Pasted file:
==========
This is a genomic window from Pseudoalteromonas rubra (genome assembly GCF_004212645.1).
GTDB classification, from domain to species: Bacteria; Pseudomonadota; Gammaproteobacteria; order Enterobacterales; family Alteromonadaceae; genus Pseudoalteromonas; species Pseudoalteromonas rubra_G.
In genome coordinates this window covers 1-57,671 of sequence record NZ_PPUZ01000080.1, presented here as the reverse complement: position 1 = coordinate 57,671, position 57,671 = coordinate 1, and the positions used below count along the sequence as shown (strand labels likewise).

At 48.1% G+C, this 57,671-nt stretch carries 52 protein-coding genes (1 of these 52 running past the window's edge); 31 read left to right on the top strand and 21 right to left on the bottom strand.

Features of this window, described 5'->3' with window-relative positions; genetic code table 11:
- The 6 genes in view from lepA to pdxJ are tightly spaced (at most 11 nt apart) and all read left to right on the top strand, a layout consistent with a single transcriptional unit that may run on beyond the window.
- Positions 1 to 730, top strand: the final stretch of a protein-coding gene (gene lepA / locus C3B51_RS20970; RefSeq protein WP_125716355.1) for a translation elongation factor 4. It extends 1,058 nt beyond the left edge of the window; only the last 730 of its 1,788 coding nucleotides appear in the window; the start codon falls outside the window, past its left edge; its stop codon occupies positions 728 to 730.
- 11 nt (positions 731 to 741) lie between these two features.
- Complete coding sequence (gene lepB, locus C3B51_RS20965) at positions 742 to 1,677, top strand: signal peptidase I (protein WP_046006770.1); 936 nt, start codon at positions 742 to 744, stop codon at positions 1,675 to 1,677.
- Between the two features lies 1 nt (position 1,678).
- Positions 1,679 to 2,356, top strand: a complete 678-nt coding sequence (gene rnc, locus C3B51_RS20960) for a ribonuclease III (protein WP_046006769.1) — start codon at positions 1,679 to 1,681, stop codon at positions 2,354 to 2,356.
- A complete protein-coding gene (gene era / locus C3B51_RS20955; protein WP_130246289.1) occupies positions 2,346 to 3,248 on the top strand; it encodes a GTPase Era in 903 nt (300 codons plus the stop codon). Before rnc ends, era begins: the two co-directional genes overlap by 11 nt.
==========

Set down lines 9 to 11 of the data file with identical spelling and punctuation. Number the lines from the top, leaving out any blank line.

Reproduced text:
- Complete coding sequence (gene lepB, locus C3B51_RS20965) at positions 742 to 1,677, top strand: signal peptidase I (protein WP_046006770.1); 936 nt, start codon at positions 742 to 744, stop codon at positions 1,675 to 1,677.
- Between the two features lies 1 nt (position 1,678).
- Positions 1,679 to 2,356, top strand: a complete 678-nt coding sequence (gene rnc, locus C3B51_RS20960) for a ribonuclease III (protein WP_046006769.1) — start codon at positions 1,679 to 1,681, stop codon at positions 2,354 to 2,356.